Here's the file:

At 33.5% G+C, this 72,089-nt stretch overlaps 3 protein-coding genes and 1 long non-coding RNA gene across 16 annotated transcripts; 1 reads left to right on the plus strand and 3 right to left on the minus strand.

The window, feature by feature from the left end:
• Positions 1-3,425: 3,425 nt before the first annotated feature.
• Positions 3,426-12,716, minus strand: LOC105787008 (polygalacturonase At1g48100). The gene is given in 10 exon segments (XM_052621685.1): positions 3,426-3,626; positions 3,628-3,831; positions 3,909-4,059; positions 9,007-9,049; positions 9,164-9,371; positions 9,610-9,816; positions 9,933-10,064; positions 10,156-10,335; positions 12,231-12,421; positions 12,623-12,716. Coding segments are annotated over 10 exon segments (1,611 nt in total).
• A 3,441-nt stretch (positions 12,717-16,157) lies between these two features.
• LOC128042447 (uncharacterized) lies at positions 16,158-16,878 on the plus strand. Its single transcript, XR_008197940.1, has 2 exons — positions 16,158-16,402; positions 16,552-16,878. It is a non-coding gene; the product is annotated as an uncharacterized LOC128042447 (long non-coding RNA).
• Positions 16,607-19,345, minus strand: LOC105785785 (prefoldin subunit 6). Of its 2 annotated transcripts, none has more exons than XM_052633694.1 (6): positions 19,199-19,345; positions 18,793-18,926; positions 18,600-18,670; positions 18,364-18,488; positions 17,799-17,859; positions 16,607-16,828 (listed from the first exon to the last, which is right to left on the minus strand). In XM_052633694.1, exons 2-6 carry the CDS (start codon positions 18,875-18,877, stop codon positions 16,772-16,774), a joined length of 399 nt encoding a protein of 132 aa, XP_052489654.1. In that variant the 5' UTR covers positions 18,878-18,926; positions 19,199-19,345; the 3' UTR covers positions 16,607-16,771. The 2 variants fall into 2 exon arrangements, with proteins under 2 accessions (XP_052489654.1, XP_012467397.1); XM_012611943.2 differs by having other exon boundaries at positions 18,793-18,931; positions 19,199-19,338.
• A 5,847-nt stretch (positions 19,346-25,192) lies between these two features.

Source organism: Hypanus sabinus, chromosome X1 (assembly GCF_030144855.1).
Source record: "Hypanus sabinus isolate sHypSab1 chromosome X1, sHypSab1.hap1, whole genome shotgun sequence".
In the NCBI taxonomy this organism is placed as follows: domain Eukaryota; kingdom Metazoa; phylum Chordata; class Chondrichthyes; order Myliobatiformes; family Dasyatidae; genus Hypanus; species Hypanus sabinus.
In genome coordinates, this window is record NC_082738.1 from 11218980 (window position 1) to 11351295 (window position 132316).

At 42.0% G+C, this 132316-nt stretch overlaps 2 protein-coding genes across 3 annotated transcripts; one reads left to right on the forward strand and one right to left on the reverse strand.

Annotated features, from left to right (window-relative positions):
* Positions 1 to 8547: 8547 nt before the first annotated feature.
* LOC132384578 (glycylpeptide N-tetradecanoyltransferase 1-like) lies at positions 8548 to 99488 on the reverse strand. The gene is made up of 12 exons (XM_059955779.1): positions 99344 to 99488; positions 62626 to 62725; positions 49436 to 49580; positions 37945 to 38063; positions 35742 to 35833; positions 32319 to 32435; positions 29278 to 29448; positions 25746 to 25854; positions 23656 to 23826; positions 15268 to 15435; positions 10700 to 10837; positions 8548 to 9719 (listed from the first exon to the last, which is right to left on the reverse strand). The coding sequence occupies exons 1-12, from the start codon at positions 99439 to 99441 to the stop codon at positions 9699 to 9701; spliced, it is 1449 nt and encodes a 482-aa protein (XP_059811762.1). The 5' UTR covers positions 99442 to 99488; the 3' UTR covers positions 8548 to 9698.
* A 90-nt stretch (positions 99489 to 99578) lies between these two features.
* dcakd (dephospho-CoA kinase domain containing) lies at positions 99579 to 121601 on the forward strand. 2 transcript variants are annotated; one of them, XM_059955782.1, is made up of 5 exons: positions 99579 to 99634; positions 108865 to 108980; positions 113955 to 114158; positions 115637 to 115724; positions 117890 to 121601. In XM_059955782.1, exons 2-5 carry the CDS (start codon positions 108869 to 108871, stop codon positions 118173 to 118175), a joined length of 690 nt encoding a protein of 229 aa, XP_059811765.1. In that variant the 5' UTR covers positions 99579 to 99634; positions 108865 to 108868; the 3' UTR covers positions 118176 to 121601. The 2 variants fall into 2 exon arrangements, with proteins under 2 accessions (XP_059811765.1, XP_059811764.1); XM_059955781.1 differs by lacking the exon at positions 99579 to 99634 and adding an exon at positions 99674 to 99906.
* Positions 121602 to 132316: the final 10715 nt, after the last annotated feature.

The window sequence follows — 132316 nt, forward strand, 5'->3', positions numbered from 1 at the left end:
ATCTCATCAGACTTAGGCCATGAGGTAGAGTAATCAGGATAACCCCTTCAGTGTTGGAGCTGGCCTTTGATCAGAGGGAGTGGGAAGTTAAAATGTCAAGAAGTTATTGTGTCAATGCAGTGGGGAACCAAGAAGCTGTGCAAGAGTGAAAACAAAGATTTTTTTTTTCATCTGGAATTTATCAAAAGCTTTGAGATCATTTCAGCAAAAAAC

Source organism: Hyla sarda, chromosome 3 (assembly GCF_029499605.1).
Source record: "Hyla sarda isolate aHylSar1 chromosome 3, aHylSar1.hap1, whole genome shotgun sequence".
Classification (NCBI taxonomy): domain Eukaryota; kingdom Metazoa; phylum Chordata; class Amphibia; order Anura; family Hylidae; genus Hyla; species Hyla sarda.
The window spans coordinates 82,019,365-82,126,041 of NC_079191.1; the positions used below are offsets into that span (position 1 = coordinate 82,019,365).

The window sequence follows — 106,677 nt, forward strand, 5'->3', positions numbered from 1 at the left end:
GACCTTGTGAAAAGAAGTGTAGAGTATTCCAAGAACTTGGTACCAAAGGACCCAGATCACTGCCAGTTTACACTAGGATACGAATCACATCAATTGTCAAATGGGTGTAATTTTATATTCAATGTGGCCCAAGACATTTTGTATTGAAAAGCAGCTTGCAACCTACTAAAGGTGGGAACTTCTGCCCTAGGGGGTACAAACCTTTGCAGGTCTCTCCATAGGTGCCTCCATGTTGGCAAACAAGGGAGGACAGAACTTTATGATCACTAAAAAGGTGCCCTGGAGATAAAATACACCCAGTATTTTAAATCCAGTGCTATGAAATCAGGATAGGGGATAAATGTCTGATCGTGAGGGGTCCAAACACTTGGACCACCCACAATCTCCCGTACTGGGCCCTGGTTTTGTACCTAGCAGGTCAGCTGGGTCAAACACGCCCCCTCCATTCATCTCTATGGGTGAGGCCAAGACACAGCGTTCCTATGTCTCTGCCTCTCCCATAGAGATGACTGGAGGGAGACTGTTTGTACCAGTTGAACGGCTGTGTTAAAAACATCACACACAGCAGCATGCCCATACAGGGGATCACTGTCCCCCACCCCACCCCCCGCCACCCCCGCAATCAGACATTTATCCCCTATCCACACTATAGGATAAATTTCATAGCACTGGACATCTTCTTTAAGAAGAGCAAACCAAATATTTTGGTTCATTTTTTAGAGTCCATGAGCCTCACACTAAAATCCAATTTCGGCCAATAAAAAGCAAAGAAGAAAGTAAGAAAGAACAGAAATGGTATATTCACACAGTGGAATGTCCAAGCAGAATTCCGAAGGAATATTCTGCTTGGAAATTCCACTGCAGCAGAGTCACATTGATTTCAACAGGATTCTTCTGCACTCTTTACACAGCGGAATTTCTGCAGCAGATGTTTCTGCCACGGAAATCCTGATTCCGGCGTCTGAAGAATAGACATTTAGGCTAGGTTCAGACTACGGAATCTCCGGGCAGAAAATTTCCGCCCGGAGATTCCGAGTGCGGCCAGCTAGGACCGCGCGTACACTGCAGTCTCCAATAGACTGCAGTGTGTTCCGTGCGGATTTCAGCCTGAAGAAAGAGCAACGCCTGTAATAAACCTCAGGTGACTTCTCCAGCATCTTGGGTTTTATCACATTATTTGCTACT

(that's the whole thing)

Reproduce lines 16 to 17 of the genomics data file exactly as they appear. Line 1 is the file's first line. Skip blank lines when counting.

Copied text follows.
* LOC132384578 (glycylpeptide N-tetradecanoyltransferase 1-like) lies at positions 8548 to 99488 on the reverse strand. The gene is made up of 12 exons (XM_059955779.1): positions 99344 to 99488; positions 62626 to 62725; positions 49436 to 49580; positions 37945 to 38063; positions 35742 to 35833; positions 32319 to 32435; positions 29278 to 29448; positions 25746 to 25854; positions 23656 to 23826; positions 15268 to 15435; positions 10700 to 10837; positions 8548 to 9719 (listed from the first exon to the last, which is right to left on the reverse strand). The coding sequence occupies exons 1-12, from the start codon at positions 99439 to 99441 to the stop codon at positions 9699 to 9701; spliced, it is 1449 nt and encodes a 482-aa protein (XP_059811762.1). The 5' UTR covers positions 99442 to 99488; the 3' UTR covers positions 8548 to 9698.
* A 90-nt stretch (positions 99489 to 99578) lies between these two features.